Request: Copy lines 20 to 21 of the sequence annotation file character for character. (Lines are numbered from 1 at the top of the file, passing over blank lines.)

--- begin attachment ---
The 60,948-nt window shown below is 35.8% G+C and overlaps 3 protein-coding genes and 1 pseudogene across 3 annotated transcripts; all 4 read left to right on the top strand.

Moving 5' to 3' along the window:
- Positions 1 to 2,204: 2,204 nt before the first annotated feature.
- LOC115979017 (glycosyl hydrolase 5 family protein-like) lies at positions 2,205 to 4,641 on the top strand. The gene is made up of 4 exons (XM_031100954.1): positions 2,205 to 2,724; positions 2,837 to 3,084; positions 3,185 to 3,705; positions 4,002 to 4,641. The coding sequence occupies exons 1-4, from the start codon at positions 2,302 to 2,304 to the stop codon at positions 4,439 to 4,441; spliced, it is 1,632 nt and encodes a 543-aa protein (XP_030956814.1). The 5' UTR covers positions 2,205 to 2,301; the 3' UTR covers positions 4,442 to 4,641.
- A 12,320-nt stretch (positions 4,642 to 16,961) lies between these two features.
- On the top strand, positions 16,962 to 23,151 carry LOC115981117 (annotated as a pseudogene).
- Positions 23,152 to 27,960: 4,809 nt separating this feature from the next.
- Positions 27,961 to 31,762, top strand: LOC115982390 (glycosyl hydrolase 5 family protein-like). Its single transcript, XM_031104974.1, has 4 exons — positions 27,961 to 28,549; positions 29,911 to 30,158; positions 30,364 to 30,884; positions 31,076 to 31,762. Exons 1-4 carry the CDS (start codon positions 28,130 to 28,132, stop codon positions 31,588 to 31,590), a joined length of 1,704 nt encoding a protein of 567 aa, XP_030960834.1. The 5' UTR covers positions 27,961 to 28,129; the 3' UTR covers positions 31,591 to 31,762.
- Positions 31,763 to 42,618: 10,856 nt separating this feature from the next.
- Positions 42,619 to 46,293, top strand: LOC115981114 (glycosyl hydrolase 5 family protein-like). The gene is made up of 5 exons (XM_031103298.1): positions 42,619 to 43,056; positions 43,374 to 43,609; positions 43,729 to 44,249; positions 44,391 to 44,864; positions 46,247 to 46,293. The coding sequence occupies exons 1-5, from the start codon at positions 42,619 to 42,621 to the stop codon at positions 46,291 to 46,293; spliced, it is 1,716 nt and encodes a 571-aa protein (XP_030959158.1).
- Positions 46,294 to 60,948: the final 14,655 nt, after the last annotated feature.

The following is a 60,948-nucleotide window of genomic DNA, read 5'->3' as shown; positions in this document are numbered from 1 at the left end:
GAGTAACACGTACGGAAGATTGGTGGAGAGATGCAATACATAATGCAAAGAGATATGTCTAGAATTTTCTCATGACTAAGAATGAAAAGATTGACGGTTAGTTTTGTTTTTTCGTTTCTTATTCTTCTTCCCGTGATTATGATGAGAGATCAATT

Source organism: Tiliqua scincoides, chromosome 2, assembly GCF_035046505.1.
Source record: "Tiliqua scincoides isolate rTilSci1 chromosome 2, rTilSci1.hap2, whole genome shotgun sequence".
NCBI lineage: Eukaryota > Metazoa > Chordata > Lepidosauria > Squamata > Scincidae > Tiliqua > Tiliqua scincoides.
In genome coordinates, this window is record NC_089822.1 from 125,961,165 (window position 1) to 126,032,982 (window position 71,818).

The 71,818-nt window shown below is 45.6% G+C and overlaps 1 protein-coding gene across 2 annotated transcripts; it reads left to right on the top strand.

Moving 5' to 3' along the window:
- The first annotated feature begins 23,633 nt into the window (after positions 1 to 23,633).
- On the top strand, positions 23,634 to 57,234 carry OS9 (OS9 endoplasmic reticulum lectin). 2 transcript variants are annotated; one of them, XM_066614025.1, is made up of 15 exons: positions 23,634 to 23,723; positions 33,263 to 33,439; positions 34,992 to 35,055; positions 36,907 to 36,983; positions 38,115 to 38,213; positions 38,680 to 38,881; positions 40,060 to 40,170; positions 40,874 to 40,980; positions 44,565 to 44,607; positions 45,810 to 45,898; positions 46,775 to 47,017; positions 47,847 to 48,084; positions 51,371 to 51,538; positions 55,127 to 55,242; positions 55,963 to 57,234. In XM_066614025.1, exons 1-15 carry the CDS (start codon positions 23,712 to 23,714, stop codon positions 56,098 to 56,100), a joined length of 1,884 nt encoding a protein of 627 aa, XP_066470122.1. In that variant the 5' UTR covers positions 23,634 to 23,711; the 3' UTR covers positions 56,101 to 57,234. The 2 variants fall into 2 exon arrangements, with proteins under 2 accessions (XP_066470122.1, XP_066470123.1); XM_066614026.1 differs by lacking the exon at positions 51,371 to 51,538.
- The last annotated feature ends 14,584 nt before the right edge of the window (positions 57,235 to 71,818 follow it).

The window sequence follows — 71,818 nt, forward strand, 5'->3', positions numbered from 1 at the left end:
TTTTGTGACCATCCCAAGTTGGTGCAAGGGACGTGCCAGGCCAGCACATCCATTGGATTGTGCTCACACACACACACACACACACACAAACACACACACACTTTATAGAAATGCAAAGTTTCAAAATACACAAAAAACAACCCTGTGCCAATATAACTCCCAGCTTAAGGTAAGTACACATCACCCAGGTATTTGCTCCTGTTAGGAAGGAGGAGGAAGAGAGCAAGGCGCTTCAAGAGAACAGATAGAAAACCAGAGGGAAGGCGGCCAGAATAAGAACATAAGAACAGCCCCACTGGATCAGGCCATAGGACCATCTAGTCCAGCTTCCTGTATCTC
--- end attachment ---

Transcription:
- The first annotated feature begins 23,633 nt into the window (after positions 1 to 23,633).
- On the top strand, positions 23,634 to 57,234 carry OS9 (OS9 endoplasmic reticulum lectin). 2 transcript variants are annotated; one of them, XM_066614025.1, is made up of 15 exons: positions 23,634 to 23,723; positions 33,263 to 33,439; positions 34,992 to 35,055; positions 36,907 to 36,983; positions 38,115 to 38,213; positions 38,680 to 38,881; positions 40,060 to 40,170; positions 40,874 to 40,980; positions 44,565 to 44,607; positions 45,810 to 45,898; positions 46,775 to 47,017; positions 47,847 to 48,084; positions 51,371 to 51,538; positions 55,127 to 55,242; positions 55,963 to 57,234. In XM_066614025.1, exons 1-15 carry the CDS (start codon positions 23,712 to 23,714, stop codon positions 56,098 to 56,100), a joined length of 1,884 nt encoding a protein of 627 aa, XP_066470122.1. In that variant the 5' UTR covers positions 23,634 to 23,711; the 3' UTR covers positions 56,101 to 57,234. The 2 variants fall into 2 exon arrangements, with proteins under 2 accessions (XP_066470122.1, XP_066470123.1); XM_066614026.1 differs by lacking the exon at positions 51,371 to 51,538.